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Chapter 14 Concept Quiz Mastering Astronomy
Terms in this set (32)
In the late 1800s, Kelvin and Helmholtz suggested that the Sun stayed hot as a result of gravitational contraction. What was the major drawback to this idea?
It predicted that the Sun could shine for about 25 million years, but geologists had already found that Earth is much older than this.
When is (was) gravitational contraction an important energy generation mechanism for the Sun?
It was important when the Sun was forming from a shrinking interstellar cloud of gas.
What do we mean when we say that the Sun is in gravitational equilibrium?
There is a balance within the Sun between the outward push of pressure and the inward pull of gravity.
What do we mean when we say that the Sun is in energy balance?
The amount of energy released by fusion in the Sun's core equals the amount of energy radiated from the Sun's surface into space.
Which of the following is the best answer to the question, "Why does the Sun shine?"
As the Sun was forming, gravitational contraction increased the Sun's temperature until the core become hot enough for nuclear fusion, which ever since has generated the heat that makes the Sun shine.
How does the Sun's mass compare to Earth's mass?
The Sun's mass is about 300,000 times the mass of the Earth.
Which of the following best describes why the Sun emits most of its energy in the form of visible light?
Like all objects, the Sun emits thermal radiation with a spectrum that depends on its temperature, and the Sun's surface temperature is just right for emitting mostly visible light.
The Sun's surface seethes and churns with a bubbling pattern. Why?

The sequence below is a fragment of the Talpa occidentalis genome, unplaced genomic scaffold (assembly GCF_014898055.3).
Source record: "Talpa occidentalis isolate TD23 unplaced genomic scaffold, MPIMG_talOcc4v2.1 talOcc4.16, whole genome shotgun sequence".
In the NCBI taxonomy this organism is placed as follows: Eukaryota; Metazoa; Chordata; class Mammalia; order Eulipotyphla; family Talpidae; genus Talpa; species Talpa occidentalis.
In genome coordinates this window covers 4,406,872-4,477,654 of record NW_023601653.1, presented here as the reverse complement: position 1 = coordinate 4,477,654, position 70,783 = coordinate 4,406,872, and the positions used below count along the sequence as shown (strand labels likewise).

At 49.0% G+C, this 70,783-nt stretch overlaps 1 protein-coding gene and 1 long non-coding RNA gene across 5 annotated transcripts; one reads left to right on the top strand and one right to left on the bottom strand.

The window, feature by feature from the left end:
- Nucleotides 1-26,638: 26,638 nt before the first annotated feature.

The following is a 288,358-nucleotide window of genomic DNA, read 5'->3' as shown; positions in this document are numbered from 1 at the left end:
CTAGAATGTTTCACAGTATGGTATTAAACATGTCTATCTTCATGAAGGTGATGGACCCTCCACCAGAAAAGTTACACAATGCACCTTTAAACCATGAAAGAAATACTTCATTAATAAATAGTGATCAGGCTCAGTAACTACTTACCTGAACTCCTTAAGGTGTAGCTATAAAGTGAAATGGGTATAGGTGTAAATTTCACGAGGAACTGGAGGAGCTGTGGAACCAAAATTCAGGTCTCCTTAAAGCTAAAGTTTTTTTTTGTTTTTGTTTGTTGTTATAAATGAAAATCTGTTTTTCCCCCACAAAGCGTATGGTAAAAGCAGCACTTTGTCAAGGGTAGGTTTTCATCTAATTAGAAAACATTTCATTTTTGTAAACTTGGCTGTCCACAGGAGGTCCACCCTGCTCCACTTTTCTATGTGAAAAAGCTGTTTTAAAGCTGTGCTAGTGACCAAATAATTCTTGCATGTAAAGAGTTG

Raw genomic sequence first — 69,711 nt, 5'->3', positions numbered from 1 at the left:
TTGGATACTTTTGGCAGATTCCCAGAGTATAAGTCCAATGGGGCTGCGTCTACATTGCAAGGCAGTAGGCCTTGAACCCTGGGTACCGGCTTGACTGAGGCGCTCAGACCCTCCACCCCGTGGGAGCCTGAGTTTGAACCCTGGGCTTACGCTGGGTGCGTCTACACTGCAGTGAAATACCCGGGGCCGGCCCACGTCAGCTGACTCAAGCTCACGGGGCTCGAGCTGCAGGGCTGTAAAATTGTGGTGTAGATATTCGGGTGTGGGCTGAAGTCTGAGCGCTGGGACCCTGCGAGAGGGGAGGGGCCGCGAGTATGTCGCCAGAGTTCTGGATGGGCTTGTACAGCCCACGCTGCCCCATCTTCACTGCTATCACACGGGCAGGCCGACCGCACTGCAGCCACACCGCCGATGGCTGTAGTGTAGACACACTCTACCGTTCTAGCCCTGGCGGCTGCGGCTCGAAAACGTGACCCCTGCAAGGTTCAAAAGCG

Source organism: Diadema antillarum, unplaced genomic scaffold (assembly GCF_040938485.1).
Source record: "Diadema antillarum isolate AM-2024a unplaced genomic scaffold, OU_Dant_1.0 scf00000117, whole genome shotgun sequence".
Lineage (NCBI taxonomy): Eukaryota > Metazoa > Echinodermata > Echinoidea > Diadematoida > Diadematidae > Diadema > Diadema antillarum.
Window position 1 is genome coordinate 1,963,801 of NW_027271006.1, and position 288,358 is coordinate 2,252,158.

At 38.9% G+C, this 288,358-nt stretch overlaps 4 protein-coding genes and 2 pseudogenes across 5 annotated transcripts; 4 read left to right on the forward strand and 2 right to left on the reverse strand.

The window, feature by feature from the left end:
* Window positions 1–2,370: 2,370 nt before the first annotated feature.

We are seeing hot gas rising and cool gas falling as a result of the convection that occurs beneath the surface.
Which of the following correctly compares the Sun's energy generation process to the energy generation process in human-built nuclear power plants?
The Sun generates energy by fusing small nuclei into larger ones, whereas our power plants generate energy by the fission (splitting) of large nuclei.
Every second, the Sun converts about 600 million tons of hydrogen into 596 million tons of helium. The remaining 4 million tons of mass is _________.
converted to an amount of energy equal to 4 million tons times the speed of light squared
Which of the following best explains why nuclear fusion requires bringing nuclei extremely close together?
Nuclei normally repel because they are all positively charged and can be made to stick only when brought close enough for the strong force to take hold.
If the Sun's core suddenly shrank a little bit, what would happen in the Sun?
The core would heat up, fusion rates would increase, the core would re-expand.
Why does the Sun emit neutrinos?
Fusion in the Sun's core creates neutrinos.
If the Sun suddenly stopped emitting neutrinos, what might we infer (after checking that our neutrino detectors were still operational)?
Fusion reactions in the Sun have ceased within the past few minutes.
Which of the following best explains why the Sun's luminosity gradually rises over billions of years?
Fusion gradually decreases the number of independent particles in the core, allowing gravity to compress and heat the core, which in turn increases the fusion rate and the Sun's luminosity.
Why do sunspots appear dark in pictures of the Sun?
They actually are fairly bright, but appear dark against the even brighter background of the surrounding photosphere.
How can we best observe the Sun's chromosphere and corona?